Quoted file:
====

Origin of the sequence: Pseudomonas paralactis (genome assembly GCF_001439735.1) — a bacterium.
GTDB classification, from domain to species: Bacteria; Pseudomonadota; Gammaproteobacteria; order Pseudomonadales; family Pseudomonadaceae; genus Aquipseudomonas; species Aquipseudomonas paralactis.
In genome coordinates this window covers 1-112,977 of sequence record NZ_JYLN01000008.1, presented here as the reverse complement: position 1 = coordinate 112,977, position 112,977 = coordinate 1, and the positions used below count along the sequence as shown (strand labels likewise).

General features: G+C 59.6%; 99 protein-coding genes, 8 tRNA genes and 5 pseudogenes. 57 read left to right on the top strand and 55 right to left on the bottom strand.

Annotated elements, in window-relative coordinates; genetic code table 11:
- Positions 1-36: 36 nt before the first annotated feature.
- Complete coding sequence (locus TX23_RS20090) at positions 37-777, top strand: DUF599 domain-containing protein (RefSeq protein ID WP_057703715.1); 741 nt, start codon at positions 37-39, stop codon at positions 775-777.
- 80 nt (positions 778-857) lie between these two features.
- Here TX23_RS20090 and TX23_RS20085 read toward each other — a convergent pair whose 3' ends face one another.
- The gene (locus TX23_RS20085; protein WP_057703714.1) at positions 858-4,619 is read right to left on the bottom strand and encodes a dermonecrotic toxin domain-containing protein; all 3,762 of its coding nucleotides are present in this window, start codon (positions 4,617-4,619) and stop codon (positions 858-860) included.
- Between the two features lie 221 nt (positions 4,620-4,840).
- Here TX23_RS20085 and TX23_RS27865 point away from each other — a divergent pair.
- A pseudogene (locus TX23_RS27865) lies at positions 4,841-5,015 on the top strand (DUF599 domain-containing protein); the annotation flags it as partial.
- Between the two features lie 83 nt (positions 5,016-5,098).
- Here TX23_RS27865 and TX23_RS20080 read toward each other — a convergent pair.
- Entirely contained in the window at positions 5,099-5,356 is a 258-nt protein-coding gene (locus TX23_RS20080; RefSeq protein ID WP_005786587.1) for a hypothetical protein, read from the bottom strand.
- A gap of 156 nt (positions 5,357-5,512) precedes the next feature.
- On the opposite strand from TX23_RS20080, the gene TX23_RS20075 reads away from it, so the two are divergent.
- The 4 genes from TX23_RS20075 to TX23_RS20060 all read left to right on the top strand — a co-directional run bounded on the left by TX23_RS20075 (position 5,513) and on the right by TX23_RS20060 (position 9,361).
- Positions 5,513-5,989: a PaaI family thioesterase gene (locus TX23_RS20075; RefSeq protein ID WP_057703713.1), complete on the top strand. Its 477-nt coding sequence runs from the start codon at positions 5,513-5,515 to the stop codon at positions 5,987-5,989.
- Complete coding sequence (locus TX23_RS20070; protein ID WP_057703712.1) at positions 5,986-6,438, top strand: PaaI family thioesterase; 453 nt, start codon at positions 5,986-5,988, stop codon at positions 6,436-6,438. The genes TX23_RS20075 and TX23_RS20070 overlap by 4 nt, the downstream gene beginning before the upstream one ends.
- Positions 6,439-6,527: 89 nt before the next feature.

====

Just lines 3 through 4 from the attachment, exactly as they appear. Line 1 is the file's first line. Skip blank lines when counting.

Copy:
In genome coordinates this window covers 1-112,977 of sequence record NZ_JYLN01000008.1, presented here as the reverse complement: position 1 = coordinate 112,977, position 112,977 = coordinate 1, and the positions used below count along the sequence as shown (strand labels likewise).

General features: G+C 59.6%; 99 protein-coding genes, 8 tRNA genes and 5 pseudogenes. 57 read left to right on the top strand and 55 right to left on the bottom strand.